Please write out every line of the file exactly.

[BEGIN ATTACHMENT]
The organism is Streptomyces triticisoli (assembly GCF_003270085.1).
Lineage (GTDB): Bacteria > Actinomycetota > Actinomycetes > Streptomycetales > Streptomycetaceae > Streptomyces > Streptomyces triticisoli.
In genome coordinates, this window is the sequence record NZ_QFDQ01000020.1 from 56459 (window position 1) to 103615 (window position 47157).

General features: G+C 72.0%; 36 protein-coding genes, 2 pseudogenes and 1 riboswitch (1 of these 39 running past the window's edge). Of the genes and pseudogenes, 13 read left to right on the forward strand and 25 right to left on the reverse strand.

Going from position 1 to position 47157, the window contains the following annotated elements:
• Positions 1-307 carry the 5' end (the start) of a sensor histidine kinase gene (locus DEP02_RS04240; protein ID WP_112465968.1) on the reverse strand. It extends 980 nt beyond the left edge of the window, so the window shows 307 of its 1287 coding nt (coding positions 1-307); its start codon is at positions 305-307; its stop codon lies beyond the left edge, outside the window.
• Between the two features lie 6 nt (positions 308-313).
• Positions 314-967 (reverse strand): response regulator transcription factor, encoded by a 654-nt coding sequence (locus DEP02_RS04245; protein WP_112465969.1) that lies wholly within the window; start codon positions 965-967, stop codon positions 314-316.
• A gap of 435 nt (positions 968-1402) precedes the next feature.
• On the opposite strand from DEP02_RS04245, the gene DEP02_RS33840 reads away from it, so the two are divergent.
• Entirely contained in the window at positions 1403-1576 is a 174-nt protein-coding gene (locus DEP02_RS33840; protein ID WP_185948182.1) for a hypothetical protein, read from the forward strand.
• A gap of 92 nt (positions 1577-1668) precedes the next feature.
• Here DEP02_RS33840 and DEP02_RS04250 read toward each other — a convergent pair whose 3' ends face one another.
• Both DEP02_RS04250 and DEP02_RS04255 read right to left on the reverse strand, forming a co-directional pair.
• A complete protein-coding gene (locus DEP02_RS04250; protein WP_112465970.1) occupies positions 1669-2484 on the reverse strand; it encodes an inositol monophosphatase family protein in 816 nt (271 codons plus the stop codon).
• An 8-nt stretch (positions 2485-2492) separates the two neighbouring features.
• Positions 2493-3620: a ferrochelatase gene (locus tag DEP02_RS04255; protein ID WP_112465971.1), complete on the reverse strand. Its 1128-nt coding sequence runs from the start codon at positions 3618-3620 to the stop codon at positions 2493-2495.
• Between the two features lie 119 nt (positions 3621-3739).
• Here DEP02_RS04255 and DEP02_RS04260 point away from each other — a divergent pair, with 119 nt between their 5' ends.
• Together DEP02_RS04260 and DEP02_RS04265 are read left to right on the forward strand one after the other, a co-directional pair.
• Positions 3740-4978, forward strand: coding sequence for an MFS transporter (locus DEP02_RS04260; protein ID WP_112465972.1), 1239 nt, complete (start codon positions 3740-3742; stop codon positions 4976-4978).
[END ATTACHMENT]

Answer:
The organism is Streptomyces triticisoli (assembly GCF_003270085.1).
Lineage (GTDB): Bacteria > Actinomycetota > Actinomycetes > Streptomycetales > Streptomycetaceae > Streptomyces > Streptomyces triticisoli.
In genome coordinates, this window is the sequence record NZ_QFDQ01000020.1 from 56459 (window position 1) to 103615 (window position 47157).

General features: G+C 72.0%; 36 protein-coding genes, 2 pseudogenes and 1 riboswitch (1 of these 39 running past the window's edge). Of the genes and pseudogenes, 13 read left to right on the forward strand and 25 right to left on the reverse strand.

Going from position 1 to position 47157, the window contains the following annotated elements:
• Positions 1-307 carry the 5' end (the start) of a sensor histidine kinase gene (locus DEP02_RS04240; protein ID WP_112465968.1) on the reverse strand. It extends 980 nt beyond the left edge of the window, so the window shows 307 of its 1287 coding nt (coding positions 1-307); its start codon is at positions 305-307; its stop codon lies beyond the left edge, outside the window.
• Between the two features lie 6 nt (positions 308-313).
• Positions 314-967 (reverse strand): response regulator transcription factor, encoded by a 654-nt coding sequence (locus DEP02_RS04245; protein WP_112465969.1) that lies wholly within the window; start codon positions 965-967, stop codon positions 314-316.
• A gap of 435 nt (positions 968-1402) precedes the next feature.
• On the opposite strand from DEP02_RS04245, the gene DEP02_RS33840 reads away from it, so the two are divergent.
• Entirely contained in the window at positions 1403-1576 is a 174-nt protein-coding gene (locus DEP02_RS33840; protein ID WP_185948182.1) for a hypothetical protein, read from the forward strand.
• A gap of 92 nt (positions 1577-1668) precedes the next feature.
• Here DEP02_RS33840 and DEP02_RS04250 read toward each other — a convergent pair whose 3' ends face one another.
• Both DEP02_RS04250 and DEP02_RS04255 read right to left on the reverse strand, forming a co-directional pair.
• A complete protein-coding gene (locus DEP02_RS04250; protein WP_112465970.1) occupies positions 1669-2484 on the reverse strand; it encodes an inositol monophosphatase family protein in 816 nt (271 codons plus the stop codon).
• An 8-nt stretch (positions 2485-2492) separates the two neighbouring features.
• Positions 2493-3620: a ferrochelatase gene (locus tag DEP02_RS04255; protein ID WP_112465971.1), complete on the reverse strand. Its 1128-nt coding sequence runs from the start codon at positions 3618-3620 to the stop codon at positions 2493-2495.
• Between the two features lie 119 nt (positions 3621-3739).
• Here DEP02_RS04255 and DEP02_RS04260 point away from each other — a divergent pair, with 119 nt between their 5' ends.
• Together DEP02_RS04260 and DEP02_RS04265 are read left to right on the forward strand one after the other, a co-directional pair.
• Positions 3740-4978, forward strand: coding sequence for an MFS transporter (locus DEP02_RS04260; protein ID WP_112465972.1), 1239 nt, complete (start codon positions 3740-3742; stop codon positions 4976-4978).